Concrete, like any other surface, gets damaged over time. Eventually, it wears down, cracks, and breaks apart. This, in itself, is natural. However, due to concrete’s durability, this shouldn’t happen for a few decades.
But concrete can be broken down much more quickly than that due to external forces. Here are some of the most common causes for concrete damage.
Bad Concrete Job
One of the leading reasons concrete becomes damaged prematurely is because it wasn’t poured right in the first place. There are a lot of factors that go into pouring concrete, and when they’re not followed, problems arise.
If too much water was used in the mix, excess cracks will likely appear shortly after it dries. This compromises the structural integrity and leads to early degradation. Cold temperatures can have a negative impact on concrete pouring as well. While there are ways to lay concrete in cooler weather conditions, they require special considerations and an extra skillful hand.
Improper preparation can lead to concrete falling apart as well. If the ground isn’t level or properly set before the pour, you’ll see problems sooner rather than later.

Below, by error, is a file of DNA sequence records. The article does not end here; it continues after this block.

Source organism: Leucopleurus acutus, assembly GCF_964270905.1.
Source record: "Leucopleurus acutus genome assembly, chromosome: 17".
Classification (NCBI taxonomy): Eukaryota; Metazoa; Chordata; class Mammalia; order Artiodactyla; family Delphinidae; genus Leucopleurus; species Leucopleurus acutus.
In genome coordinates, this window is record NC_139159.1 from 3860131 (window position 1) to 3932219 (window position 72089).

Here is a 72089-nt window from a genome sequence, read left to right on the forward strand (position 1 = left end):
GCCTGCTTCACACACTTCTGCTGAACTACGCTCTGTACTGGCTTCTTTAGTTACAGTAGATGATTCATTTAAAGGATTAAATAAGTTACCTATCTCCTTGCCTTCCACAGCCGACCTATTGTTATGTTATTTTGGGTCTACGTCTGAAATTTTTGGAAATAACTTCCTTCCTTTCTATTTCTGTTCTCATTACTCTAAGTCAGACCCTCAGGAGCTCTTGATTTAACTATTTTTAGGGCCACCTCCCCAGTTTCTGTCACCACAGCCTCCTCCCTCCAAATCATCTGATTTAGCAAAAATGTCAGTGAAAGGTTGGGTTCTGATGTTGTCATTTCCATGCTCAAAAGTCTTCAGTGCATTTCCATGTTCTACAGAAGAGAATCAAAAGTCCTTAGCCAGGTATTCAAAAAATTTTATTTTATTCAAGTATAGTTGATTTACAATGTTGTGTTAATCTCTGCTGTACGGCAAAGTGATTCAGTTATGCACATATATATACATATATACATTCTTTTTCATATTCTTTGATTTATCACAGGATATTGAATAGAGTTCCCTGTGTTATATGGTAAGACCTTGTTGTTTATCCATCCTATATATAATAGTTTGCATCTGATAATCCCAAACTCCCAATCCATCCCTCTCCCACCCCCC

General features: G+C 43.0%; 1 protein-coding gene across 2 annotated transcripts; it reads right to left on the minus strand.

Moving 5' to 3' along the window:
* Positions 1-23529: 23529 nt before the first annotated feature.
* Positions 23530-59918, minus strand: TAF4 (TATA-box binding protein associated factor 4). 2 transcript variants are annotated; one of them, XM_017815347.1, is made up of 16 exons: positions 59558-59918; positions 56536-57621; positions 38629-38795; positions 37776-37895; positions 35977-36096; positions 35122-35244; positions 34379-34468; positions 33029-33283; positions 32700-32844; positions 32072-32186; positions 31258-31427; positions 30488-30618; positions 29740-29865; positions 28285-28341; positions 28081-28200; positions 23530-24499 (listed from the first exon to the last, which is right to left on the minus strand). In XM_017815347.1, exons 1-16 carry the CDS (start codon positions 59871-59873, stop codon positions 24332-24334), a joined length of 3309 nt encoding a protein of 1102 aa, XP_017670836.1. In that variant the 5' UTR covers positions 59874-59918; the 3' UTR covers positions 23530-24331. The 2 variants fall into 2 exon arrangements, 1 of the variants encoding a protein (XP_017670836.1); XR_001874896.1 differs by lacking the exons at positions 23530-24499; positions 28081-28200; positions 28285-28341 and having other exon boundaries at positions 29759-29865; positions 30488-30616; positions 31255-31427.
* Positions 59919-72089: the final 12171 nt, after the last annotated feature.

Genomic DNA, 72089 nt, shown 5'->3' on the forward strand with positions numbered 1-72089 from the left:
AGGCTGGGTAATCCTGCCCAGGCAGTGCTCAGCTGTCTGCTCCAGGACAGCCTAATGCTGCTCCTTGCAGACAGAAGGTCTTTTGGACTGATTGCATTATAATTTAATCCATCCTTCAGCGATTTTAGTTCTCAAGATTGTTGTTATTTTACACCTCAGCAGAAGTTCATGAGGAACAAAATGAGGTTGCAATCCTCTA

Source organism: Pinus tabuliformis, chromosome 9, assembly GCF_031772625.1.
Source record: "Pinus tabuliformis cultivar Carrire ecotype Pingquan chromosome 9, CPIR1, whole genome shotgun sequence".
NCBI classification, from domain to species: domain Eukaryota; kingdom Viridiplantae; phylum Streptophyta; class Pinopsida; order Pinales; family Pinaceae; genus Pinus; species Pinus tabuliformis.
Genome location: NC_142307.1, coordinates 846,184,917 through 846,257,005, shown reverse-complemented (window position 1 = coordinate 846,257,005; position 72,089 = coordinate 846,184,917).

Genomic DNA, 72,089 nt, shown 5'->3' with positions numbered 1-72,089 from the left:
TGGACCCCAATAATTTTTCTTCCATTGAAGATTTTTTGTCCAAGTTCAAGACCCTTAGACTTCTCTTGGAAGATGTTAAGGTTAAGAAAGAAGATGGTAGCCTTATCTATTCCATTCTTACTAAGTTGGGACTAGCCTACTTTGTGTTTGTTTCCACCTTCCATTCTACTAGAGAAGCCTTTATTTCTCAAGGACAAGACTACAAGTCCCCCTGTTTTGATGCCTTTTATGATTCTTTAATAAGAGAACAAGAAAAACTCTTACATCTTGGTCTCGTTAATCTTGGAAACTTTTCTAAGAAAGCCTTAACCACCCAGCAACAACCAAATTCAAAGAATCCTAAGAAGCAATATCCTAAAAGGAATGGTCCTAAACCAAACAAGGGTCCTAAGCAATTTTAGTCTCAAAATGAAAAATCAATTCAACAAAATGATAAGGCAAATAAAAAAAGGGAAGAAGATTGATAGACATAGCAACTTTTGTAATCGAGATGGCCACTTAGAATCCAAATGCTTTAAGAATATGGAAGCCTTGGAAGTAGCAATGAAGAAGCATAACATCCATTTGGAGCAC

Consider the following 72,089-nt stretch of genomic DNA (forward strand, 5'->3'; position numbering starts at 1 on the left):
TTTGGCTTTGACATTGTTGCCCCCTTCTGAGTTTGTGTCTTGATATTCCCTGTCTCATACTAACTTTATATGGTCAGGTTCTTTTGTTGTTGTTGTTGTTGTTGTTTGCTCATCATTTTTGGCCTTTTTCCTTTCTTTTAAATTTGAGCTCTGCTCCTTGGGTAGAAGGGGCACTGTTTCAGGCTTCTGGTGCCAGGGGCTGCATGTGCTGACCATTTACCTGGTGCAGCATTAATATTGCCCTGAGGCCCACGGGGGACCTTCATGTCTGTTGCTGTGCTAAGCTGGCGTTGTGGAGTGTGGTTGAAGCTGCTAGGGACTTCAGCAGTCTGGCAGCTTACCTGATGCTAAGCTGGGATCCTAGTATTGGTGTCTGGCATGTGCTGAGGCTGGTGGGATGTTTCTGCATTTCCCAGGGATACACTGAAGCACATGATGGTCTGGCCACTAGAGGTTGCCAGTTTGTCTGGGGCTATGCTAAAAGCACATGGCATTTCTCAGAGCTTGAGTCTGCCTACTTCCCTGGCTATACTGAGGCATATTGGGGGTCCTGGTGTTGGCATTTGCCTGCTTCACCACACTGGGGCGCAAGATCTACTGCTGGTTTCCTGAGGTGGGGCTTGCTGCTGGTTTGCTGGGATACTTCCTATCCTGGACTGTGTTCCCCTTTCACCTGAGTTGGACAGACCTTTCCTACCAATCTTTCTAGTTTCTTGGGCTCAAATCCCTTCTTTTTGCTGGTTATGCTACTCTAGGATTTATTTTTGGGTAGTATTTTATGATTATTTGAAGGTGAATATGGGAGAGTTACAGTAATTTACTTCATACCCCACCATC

Inadequate re-enforcement or control joints are another cause for concrete problems.
Whenever you’re hiring someone pour concrete, make sure they’re reputable and experienced. Otherwise, you’ll need to rehire someone to fix it. Only pour your own concrete if you know what you’re doing.
It’s relatively common knowledge that most de-icing materials are very hard on concrete. While they’re effective at removing the ice, they may take the surface of your concrete with it. Concrete is porous by nature. When you put salt on ice and snow, it creates a chemical reaction, causing it to melt. The melted water then seeps into the surface of the concrete, refreezing and breaking up the concrete.
A better alternative is to place sand on top of ice. If you must use salt, try and scoop away the melted ice and snow immediately.
Too Much Weight
When concrete is poured, a certain amount of weight is taken into account. When this weight limit is exceeded, some serious cracking can take place. Make sure you account for all of the objects that will be resting on your concrete floor before it’s poured.
This is something that’s generally out of your control. Ground shifts over time. Buildings and houses may sink slightly into the earth. All of this can cause your concrete to break apart. If you find your home is severely shifting, you may need to take additional action to stabilize the foundation.
Should your concrete start to crack, chip, and break-up prematurely, you may still be able to save it. Concrete repair can help fix minor blemishes, preventing further damage while restoring its appearance. For more present damage, you may want to consider concrete resurfacing. This involves putting a brand-new surface layer across the concrete floor, leaving it with a like-new finish for a much more affordable cost.
For concrete resurfacing and concrete repair in Ohio, contact Select Flooring Systems today!